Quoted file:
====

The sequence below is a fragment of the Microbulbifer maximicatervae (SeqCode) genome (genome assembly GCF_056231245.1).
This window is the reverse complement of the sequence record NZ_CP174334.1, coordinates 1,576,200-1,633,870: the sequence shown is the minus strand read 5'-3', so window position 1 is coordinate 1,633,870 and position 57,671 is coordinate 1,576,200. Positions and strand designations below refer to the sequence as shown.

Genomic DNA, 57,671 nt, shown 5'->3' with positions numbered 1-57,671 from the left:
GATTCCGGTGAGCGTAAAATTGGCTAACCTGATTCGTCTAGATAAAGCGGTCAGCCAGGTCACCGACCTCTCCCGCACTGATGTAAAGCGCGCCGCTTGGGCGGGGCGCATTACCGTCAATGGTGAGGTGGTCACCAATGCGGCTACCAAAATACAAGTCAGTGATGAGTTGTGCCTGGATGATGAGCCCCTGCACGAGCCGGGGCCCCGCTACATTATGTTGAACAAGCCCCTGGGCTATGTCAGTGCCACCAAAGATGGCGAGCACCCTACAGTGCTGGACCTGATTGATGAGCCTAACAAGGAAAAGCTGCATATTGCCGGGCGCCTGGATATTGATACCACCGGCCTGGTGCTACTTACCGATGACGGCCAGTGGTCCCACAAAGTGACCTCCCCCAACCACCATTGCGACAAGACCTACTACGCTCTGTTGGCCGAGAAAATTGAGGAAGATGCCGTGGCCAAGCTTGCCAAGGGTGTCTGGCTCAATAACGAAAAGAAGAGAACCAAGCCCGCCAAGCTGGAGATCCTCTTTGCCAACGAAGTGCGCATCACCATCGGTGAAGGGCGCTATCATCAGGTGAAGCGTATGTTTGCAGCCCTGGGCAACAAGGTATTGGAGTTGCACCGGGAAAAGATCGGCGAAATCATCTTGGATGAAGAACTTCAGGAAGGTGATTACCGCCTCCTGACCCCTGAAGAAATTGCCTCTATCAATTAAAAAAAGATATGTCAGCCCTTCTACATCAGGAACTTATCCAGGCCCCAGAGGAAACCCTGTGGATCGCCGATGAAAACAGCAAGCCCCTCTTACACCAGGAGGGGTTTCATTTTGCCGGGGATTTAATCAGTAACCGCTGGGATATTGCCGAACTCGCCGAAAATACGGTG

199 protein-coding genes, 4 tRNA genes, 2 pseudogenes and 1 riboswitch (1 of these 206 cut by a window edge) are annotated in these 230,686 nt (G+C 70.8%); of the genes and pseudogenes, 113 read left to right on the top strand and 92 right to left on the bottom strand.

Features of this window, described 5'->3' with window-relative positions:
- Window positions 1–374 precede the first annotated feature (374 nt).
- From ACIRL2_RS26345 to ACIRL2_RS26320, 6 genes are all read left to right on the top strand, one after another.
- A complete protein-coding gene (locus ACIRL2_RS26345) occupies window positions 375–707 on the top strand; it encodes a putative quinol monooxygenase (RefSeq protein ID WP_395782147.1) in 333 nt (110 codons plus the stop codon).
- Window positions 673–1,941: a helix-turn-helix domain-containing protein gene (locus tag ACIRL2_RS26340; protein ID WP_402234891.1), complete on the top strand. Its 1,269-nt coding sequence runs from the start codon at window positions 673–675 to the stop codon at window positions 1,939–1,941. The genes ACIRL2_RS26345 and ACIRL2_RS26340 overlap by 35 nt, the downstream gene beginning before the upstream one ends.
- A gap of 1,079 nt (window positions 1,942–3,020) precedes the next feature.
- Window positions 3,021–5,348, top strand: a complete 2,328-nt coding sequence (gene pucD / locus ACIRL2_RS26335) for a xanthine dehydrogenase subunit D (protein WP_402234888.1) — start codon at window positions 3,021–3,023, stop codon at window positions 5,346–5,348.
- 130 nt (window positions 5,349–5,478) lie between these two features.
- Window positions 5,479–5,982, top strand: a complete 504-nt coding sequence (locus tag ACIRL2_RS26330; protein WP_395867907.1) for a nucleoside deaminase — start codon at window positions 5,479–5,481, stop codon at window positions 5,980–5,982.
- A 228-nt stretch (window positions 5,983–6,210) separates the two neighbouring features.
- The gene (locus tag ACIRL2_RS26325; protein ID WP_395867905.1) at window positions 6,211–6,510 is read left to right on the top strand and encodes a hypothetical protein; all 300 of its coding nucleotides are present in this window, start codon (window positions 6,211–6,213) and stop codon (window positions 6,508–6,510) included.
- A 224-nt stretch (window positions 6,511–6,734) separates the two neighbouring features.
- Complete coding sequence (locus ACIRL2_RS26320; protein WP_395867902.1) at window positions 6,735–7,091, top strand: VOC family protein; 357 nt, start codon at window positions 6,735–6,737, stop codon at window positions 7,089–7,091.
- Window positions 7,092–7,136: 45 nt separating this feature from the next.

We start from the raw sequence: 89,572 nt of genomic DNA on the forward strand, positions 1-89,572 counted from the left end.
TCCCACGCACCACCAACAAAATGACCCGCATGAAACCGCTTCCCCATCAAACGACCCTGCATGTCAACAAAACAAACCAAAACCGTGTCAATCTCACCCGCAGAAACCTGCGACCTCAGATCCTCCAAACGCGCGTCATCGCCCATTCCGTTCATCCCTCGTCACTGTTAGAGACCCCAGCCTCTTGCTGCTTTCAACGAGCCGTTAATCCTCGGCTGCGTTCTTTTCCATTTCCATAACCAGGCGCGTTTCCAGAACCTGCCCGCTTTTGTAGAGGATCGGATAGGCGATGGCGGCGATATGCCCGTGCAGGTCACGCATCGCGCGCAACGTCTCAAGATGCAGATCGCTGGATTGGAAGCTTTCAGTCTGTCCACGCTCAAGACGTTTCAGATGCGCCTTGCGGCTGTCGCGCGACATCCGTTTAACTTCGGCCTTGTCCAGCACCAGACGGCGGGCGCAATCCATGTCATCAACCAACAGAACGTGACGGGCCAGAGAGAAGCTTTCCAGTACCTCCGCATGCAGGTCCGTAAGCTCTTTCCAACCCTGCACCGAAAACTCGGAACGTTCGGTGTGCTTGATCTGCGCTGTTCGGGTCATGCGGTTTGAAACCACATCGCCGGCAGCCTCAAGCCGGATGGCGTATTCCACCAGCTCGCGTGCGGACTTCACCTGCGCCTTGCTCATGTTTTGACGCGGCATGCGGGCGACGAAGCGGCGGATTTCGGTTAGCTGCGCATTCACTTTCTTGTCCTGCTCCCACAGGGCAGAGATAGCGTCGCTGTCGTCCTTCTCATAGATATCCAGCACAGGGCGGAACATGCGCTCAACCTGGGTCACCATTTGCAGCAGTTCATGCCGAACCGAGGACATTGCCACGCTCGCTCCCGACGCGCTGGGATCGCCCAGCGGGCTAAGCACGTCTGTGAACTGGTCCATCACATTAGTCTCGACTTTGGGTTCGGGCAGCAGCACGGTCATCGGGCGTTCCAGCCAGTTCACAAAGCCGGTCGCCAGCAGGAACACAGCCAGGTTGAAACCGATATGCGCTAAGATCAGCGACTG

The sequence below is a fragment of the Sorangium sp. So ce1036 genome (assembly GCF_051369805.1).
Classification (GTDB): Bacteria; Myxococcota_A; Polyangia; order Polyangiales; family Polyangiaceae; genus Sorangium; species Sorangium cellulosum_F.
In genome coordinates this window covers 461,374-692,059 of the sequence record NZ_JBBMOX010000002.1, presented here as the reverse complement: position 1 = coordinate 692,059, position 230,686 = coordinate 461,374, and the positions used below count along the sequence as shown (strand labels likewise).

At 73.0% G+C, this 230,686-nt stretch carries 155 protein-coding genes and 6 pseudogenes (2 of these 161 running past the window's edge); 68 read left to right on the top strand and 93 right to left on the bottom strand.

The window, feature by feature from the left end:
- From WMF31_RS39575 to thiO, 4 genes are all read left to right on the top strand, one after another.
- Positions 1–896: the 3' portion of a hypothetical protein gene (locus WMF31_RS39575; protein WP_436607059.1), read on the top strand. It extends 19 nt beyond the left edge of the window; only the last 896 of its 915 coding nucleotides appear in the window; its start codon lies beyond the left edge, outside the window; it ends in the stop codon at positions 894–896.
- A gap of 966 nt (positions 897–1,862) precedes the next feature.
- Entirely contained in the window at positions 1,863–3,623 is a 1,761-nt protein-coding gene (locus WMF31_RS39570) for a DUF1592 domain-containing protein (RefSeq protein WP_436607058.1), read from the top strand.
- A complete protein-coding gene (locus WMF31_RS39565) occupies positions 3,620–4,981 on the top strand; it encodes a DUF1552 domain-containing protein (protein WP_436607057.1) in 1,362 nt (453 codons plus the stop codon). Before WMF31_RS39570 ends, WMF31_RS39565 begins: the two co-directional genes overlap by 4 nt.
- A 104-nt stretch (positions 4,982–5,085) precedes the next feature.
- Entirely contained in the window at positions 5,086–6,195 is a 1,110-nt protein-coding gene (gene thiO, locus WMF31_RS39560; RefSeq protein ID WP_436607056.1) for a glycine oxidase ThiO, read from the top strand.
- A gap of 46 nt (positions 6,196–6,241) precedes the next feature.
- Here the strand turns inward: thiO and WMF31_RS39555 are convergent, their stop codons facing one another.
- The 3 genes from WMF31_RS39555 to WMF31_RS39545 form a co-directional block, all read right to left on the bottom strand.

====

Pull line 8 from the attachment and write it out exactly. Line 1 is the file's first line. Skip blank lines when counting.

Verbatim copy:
- From ACIRL2_RS26345 to ACIRL2_RS26320, 6 genes are all read left to right on the top strand, one after another.